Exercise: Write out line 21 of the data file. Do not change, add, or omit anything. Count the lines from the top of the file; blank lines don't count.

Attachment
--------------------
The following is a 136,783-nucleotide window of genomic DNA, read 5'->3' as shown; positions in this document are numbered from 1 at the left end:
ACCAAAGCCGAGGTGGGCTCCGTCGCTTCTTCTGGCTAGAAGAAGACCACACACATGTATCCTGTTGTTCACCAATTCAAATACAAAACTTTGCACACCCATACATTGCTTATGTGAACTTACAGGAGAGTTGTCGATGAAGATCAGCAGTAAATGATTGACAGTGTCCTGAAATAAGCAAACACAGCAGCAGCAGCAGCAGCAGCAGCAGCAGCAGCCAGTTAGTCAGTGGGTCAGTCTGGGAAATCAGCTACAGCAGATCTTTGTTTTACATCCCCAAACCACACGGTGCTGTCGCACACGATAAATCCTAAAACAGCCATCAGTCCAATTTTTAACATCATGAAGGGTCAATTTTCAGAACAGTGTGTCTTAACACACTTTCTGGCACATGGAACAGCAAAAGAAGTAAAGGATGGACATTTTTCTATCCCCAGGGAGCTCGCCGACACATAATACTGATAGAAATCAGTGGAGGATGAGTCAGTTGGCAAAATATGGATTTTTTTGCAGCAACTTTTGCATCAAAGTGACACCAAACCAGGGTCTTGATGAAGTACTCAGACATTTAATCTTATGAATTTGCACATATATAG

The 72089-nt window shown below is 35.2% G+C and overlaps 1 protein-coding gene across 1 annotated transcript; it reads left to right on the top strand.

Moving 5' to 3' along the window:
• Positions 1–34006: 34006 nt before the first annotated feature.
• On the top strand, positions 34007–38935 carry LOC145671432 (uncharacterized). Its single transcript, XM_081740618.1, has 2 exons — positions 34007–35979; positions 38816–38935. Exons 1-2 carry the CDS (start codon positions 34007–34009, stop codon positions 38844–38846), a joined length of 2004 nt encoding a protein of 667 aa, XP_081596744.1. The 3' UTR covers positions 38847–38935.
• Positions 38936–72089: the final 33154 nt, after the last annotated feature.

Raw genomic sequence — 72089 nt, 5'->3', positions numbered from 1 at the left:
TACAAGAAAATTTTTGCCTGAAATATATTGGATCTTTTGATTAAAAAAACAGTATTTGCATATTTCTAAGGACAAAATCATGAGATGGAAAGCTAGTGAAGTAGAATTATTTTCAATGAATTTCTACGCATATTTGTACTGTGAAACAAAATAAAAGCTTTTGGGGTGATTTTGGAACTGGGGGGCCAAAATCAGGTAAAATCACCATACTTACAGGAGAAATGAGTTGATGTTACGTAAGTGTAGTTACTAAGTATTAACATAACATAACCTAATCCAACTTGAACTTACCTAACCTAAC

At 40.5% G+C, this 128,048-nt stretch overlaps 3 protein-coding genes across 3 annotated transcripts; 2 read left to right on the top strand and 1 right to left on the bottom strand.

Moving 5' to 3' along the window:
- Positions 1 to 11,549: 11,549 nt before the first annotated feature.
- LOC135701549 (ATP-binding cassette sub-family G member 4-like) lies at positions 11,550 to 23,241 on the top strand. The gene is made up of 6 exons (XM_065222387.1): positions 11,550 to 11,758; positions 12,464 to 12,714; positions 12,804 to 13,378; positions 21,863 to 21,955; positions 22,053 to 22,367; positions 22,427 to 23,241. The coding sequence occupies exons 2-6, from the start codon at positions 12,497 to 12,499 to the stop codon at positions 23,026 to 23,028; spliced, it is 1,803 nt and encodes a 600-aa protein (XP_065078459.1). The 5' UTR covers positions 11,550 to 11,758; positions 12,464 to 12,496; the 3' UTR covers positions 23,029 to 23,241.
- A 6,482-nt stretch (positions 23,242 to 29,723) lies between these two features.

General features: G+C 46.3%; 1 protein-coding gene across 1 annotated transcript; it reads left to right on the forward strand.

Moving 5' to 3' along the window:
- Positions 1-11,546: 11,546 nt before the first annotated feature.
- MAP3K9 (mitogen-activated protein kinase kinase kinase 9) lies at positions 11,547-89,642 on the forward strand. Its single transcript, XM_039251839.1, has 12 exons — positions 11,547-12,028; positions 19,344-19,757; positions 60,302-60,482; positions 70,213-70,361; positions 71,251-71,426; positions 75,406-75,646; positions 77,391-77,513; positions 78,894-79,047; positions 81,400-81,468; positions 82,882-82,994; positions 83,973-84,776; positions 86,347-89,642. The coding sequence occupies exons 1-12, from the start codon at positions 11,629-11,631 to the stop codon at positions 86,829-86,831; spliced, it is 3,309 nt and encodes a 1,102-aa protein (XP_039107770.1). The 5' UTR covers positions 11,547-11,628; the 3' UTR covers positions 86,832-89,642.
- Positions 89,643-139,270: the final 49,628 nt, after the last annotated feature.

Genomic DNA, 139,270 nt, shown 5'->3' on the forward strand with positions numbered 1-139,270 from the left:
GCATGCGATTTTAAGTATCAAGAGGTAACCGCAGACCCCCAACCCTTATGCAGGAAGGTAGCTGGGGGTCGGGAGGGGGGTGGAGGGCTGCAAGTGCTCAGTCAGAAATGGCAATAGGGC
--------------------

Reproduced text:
GCATGCGATTTTAAGTATCAAGAGGTAACCGCAGACCCCCAACCCTTATGCAGGAAGGTAGCTGGGGGTCGGGAGGGGGGTGGAGGGCTGCAAGTGCTCAGTCAGAAATGGCAATAGGGC